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Finally, an alternative to Seamless – Vittles


Note: Because Seamless is owned by Grubhub (notice how similar their sites look?) we use Grubhub and Seamless interchangeably in this article.

Here’s the justice you ordered.

If you’re a restaurateur in New York City, then it’s likely you’ve either heard the controversy surrounding online ordering, or you’re quietly fuming over it and wondering if other owners feel the same (spoiler: they do).

The year 2019 wasn’t a smooth ride for any of the online ordering apps and the news seems to worsen every week. From deceptive tipping practices to service fees that can only be adequately described as rapacious, it has mainly been restaurants that have been absorbing the blows. At one point, it came to light that Grubhub had been charging restaurants additional fees for phone calls that didn’t even result in orders.

In recent news, politicians have entered the fray and demanded that Grubhub, which owns Seamless, refund these restaurants for false charges. While Grubhub reluctantly agreed, they imposed a time limit for business owners to dispute the false charges and even saddled them with the work of determining whether the charges were wrongfully transacted.

If you’ve been in New York for a while, then much of this bad news isn’t news at all. You may have been to a restaurant that has signs up asking their customers to avoid ordering from them through Seamless. This has been going on for years and it’s not an easy problem to fix.

How to be a better patron … If you can

If you’re like most of us and you just like to eat, then there’s a good chance that you don’t know that when you order through Grubhub/Seamless, those platforms charge the restaurant anywhere from 20%-30% commission for that order. Want to be a good patron and order directly through the restaurant? Be careful: Seamless has registered tens of thousands of domains made to look like the restaurant, but are actually still Grubhub/Seamless sites. Thinking of placing an old-fashioned phone order? Still be careful: Grubhub replaced the phone numbers of restaurants with fake ones so that they can charge the restaurant a commission fee even on the phone.

By signing a contract with Grubhub/Seamless, restaurants are effectively trapped into shelling out big bucks from all corners of their business. They now pay a fee for just about everything. At this rate restaurants may as well let TicketMaster handle their food delivery.

To call restaurants “partners” after all this is insulting. At the same time, it’s not exactly false, either. If a tapeworm crawled into someone’s stomach, they could technically considered to be its partner. Terms and conditions would apply, of course, but every parasite needs a host.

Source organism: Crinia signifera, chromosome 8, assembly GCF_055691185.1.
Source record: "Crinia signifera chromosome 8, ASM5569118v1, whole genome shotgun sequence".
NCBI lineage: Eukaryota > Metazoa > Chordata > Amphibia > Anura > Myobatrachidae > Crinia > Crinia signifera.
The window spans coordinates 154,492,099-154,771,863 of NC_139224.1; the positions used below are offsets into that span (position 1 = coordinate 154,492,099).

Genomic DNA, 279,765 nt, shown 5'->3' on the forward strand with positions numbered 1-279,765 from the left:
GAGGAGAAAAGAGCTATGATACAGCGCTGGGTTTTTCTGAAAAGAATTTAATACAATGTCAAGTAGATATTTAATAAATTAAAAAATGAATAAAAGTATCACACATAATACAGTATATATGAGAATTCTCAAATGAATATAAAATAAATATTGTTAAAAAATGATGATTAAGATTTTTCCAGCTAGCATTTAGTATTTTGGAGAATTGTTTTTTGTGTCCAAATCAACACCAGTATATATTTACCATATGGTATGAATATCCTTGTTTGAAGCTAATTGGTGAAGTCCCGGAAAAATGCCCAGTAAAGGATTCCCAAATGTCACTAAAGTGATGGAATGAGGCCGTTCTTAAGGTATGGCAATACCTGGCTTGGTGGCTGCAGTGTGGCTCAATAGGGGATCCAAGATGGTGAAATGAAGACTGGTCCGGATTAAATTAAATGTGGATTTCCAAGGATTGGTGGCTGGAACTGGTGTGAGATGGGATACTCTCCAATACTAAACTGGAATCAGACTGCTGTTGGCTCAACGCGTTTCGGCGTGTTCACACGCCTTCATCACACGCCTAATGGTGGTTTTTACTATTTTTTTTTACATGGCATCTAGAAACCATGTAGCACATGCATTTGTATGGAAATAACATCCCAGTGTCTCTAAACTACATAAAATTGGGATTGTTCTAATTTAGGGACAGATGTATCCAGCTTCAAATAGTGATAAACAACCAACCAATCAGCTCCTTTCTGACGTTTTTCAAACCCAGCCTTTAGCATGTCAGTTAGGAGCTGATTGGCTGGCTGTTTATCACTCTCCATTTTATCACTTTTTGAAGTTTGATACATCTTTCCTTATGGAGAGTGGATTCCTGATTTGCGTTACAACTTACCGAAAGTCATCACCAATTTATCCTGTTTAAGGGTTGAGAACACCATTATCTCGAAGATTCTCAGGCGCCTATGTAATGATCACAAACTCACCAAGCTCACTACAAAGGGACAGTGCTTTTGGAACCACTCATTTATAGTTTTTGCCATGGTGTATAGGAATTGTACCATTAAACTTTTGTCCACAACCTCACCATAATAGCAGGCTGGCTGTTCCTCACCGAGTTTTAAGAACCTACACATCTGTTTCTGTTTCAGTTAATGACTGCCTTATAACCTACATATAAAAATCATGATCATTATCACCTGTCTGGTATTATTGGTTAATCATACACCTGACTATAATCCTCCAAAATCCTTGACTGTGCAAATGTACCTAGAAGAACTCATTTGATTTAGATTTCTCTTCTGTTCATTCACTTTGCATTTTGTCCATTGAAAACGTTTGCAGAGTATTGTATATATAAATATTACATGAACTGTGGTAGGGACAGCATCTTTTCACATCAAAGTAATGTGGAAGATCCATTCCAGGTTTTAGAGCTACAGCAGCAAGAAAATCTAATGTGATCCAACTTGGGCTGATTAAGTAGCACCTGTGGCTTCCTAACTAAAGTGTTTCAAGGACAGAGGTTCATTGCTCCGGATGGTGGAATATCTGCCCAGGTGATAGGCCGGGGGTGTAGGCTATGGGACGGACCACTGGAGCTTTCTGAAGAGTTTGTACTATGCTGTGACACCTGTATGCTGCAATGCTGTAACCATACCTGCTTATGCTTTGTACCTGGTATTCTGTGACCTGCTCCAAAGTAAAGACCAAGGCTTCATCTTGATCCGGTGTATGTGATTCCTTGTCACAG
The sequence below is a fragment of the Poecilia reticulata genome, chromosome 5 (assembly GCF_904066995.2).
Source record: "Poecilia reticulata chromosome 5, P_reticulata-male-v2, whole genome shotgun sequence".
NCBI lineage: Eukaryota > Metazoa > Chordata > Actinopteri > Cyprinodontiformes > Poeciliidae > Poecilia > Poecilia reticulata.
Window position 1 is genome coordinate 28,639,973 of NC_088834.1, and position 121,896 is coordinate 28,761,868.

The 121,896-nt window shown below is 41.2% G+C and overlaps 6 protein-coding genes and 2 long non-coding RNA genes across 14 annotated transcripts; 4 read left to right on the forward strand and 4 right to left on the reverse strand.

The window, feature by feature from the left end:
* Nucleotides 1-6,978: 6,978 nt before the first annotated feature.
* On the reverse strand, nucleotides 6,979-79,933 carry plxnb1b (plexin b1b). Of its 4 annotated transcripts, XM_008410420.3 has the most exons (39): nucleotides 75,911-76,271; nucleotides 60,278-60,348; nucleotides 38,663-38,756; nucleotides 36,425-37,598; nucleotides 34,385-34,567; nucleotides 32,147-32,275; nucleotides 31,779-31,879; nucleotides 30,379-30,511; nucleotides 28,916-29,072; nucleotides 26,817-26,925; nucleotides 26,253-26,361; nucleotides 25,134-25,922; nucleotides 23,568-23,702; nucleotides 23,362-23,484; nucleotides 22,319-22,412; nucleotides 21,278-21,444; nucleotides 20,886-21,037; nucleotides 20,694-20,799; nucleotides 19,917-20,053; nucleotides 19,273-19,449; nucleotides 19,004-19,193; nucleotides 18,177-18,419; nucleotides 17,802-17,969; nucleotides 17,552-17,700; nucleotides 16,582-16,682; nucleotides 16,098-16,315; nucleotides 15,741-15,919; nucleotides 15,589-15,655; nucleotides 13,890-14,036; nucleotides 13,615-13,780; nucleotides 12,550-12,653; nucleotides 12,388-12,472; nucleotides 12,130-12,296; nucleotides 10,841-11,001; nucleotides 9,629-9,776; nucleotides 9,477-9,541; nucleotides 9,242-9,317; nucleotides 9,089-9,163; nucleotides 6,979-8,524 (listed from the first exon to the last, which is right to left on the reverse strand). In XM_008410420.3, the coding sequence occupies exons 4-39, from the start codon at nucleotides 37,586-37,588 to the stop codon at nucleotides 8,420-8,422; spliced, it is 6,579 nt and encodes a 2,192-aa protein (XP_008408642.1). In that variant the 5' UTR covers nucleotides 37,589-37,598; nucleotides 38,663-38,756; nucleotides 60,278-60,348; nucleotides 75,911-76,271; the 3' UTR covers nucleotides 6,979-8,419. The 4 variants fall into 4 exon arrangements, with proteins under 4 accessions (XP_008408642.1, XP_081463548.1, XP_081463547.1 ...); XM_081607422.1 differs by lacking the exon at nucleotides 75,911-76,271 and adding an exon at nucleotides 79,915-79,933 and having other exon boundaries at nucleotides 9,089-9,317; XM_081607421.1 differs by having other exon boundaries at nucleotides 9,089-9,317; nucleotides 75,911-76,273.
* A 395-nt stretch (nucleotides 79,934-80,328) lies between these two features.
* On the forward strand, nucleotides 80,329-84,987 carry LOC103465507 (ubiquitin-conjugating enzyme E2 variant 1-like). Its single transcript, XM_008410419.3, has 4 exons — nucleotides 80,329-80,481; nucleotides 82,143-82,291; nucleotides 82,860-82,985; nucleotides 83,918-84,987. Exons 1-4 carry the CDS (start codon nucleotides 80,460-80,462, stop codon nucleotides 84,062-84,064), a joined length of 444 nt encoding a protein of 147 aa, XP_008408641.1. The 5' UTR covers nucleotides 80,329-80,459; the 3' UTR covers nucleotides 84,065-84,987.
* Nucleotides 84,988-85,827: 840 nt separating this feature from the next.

But if online ordering platforms are all charging restaurants these fees and locking them in — whether they want to be or not — then how are restaurants supposed to make meaningful profit from delivery? And how will customers be able to be the best patrons they can be for their favorite restaurants?

That, my friend, is the question that Vittles has come to answer.

The what

More than just a platform for ordering food, we prefer to consider Vittles to be a resounding “Yes!” as an answer to the age-old question: “Is there a way to participate in online delivery without fucking myself over in the long-term?” Yes, that is what Vittles is.

We do this simply by reducing the costs of taking orders online to $1 per order for any given restaurant. Other than that one dollar, everything else, including your tip, goes to the restaurant.

The who

We created Vittles for two kinds of people:

  1. The restaurant owners who want to participate in online ordering and actually profit from it.
  2. People who want to order online without stabbing their favorite eateries in the heart by doing so.

The where

Vittles was built in and is strictly for restaurants and their customers in New York City at the time of this writing.

And finally, the why

It’s somewhat prosaic, but we believe that technology should be designed to improve people’s lives, not to line the pockets of shareholders and executives. In a world where technology is so plentiful, there is no reason for restaurants to pay outrageous fees that cut into their bottom line. Customers should not have to dig deeper to compensate for these fees. Restaurants should not be paying bullshit “marketing fees” to answer their own phone.

To sum it up: we created Vittles because we believe online ordering should be easy, affordable, and ethical.

If you or someone you know owns a restaurant in New York City, we hope that you’ll share this article with them, and let them know that there is a way for everyone to win in online ordering with Vittles.

At this time, the Vittles platform is only for restaurants that are able to provide their own delivery drivers. We intend to provide affordable drivers in the future, but for now, restaurants must be capable of handling delivery themselves. We will update this article when this changes.

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